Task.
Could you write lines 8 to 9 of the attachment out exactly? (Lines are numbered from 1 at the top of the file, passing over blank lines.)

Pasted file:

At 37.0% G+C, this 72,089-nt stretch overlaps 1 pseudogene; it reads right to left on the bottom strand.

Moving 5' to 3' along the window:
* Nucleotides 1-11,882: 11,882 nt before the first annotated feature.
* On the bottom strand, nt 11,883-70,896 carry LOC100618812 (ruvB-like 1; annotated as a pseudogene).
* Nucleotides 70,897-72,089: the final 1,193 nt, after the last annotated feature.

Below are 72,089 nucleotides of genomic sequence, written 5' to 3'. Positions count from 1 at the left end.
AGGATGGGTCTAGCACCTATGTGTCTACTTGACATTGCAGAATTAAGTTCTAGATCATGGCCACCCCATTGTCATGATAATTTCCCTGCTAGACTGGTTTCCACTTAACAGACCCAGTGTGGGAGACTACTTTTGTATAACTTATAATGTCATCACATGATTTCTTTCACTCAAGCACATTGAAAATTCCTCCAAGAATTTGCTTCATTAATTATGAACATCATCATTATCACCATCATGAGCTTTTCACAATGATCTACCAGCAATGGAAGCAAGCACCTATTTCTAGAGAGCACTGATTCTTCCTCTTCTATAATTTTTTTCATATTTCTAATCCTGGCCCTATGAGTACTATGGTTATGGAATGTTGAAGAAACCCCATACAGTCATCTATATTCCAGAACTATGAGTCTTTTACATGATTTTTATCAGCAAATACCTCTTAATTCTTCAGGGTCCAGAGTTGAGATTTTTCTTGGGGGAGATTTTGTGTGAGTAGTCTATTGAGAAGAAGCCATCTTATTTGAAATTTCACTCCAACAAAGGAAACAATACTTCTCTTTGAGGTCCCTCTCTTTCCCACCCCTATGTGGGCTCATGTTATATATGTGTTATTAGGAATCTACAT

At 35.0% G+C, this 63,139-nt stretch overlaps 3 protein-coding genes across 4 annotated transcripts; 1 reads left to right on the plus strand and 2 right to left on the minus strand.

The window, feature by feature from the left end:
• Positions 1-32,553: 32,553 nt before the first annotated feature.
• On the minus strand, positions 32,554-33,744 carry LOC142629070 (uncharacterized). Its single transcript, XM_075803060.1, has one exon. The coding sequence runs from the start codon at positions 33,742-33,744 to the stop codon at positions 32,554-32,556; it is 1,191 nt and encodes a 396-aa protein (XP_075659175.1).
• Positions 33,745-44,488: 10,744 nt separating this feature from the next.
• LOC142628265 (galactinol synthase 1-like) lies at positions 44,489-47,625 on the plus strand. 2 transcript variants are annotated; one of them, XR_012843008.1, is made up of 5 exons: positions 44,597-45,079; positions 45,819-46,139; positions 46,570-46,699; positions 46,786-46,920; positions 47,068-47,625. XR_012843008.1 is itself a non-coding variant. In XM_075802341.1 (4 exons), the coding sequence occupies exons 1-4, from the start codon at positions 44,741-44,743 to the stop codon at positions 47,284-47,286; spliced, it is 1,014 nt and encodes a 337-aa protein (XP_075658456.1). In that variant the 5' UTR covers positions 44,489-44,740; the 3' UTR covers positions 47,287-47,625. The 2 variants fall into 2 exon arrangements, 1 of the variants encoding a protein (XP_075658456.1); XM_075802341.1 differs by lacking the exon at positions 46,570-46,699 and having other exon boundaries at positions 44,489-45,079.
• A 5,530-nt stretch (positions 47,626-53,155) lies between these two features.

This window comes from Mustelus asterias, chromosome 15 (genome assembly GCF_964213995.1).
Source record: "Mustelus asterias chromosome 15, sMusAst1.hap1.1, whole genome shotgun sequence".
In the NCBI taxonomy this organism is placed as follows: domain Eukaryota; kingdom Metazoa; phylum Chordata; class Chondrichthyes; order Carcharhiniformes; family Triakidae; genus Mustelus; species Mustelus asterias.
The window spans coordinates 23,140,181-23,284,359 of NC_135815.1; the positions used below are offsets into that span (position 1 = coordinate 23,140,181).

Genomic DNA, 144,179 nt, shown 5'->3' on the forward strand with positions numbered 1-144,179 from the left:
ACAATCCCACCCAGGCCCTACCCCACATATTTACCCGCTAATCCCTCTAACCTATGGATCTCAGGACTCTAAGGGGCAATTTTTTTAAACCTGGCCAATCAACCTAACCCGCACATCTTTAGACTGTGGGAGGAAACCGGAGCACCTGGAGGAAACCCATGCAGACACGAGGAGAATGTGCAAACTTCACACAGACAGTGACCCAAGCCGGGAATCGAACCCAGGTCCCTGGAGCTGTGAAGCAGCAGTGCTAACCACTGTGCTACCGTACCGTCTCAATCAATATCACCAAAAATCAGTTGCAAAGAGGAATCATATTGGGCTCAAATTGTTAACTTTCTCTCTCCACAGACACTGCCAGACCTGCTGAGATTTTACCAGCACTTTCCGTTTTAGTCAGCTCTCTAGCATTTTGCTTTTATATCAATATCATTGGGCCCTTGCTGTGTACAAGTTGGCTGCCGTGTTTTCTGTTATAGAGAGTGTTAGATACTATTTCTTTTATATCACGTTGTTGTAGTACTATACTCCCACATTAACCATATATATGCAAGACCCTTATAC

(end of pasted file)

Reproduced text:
At 35.0% G+C, this 63,139-nt stretch overlaps 3 protein-coding genes across 4 annotated transcripts; 1 reads left to right on the plus strand and 2 right to left on the minus strand.

The window, feature by feature from the left end: